United States Chamber of Commerce President and CEO Thomas Donohue

Circuit Judge Daniel J. Stack

United States Chamber of Commerce President and CEO Thomas Donohue has asked the Justice Department to investigate new evidence of fraud that has emerged in asbestos and silica litigation across the country.

"Considerable evidence has come to light indicating the existence of substantial and systematic fraud in asbestos litigation," Donohue wrote in a letter to Attorney General Alberto Gonzales.

As of the end of March, there were 953 pending asbestos cases in Madison County Circuit Court.

Asbestos Judge Daniel Stack, who took over the massive docket last August, said he would not mind if a federal legislative proposal took asbestos cases out of the county. But when asked about specifics on cases, he has declined comment, stating it is "inappropriate" for a judge to discuss pending litigation.

Donohue said that a number of developments underscore the need for an investigation, including recent testimony in Texas federal court in related silica litigation in which several diagnosing doctors openly disclaimed their prior findings.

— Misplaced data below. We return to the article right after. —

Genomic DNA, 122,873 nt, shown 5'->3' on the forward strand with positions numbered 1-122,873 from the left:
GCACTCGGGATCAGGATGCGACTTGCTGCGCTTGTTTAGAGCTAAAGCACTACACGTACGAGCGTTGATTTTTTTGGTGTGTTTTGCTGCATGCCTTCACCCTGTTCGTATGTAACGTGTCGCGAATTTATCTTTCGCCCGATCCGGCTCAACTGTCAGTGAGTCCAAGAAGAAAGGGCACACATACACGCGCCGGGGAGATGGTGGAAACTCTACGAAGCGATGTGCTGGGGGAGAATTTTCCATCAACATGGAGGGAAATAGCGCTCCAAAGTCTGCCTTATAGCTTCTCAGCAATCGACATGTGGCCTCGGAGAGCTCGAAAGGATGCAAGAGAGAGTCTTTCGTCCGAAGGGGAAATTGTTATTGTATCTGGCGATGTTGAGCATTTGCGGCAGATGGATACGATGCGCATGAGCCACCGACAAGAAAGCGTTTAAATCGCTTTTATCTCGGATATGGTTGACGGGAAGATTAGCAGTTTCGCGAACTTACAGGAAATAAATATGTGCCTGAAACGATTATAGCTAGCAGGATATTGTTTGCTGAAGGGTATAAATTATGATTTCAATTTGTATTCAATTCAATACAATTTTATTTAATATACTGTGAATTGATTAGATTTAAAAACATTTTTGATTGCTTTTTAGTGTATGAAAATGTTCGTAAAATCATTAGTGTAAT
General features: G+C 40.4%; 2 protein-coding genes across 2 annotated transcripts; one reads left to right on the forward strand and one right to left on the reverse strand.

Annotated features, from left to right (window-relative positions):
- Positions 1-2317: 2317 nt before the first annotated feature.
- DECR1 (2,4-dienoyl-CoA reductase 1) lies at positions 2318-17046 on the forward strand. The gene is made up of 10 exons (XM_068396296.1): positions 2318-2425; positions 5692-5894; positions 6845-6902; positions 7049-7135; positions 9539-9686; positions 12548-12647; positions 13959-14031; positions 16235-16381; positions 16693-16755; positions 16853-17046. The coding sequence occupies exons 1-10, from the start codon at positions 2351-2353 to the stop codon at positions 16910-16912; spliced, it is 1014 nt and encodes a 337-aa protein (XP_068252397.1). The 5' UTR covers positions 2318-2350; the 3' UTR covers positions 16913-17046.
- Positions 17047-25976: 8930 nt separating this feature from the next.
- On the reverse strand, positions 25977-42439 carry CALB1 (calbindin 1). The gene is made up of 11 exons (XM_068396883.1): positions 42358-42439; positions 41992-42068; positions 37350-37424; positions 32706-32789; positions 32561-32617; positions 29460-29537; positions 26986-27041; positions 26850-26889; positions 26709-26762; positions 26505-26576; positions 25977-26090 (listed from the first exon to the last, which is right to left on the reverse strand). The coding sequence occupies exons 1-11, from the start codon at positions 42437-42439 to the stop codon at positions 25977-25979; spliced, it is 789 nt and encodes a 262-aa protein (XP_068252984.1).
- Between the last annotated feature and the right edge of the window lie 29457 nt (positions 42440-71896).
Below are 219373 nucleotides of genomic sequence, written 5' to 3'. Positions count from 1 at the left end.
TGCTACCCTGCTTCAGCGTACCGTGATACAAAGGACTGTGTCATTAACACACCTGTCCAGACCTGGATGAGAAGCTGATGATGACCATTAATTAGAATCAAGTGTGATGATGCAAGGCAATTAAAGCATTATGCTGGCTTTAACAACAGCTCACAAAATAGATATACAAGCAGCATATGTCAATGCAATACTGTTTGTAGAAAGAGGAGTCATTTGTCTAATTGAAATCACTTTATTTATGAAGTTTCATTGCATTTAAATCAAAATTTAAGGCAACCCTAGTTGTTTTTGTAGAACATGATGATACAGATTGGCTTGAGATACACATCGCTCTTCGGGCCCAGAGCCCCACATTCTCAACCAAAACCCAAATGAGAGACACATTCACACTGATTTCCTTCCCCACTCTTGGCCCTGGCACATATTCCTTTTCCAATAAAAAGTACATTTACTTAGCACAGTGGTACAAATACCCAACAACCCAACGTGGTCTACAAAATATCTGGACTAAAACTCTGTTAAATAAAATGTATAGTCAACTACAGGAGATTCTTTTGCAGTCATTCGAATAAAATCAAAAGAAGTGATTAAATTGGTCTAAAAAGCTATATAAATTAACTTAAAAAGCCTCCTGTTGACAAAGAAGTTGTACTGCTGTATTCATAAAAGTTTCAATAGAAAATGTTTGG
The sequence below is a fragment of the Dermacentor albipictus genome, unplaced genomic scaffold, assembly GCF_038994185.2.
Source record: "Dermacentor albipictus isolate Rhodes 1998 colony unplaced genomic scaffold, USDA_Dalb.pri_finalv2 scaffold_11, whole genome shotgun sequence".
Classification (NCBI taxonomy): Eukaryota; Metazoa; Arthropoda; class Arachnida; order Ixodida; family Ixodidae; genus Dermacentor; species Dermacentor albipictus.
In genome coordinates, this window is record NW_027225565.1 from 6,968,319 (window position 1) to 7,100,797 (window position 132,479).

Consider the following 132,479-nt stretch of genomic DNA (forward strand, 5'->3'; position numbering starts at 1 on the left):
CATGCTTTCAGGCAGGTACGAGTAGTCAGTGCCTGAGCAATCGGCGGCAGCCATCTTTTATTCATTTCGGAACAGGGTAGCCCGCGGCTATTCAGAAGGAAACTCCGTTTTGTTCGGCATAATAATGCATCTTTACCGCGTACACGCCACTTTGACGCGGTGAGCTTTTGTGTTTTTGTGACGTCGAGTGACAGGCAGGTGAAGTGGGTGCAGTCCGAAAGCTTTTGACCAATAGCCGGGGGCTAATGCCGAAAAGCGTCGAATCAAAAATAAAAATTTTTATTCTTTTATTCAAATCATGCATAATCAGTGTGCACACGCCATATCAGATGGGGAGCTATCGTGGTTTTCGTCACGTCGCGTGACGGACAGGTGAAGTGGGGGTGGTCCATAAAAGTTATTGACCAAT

"I request that the Department of Justice immediately open a formal investigation into the conduct of lawyers, doctors and others who are responsible for the explosion in meritless and abusive asbestos claims across the country in recent years," he said.

A recent study of asbestos claims, by researchers at Johns Hopkins School of Medicine, in which an independent review of X-rays submitted as evidence in the claims revealed a discrepancy rate of greater than 90 percent, was also cited by Donohue.

Asbestos cases rarely go to trial. In the last several years--while thousands of cases have been filed in Madison County--only four have gone to trial.

One of the largest settlements in Illinois in 2004 was a Madison County asbestos case. Luke Lindau, an Arlington Heights man suffering from mesothelioma, reportedly received a $4.1 million settlement.

St. Clair County Circuit Court recently adopted an inactive asbestos docket, which ensures that suits filed by the sickest claimants are given priority.

Evidence of fraud in asbestos litigation is an issue of national importance because the litigation has already involved the payment of more than $70 billion in judgments or settlements and driven more than 70 companies into bankruptcy, Donohue added.

"We have never had such strong evidence of rampant fraud driving the asbestos litigation," Donohue said. "It's time for the Justice Department to get to the bottom of it."

The Madison County Record is owned by the Institute for Legal Reform, an affiliate of the U.S. Chamber of Commerce.

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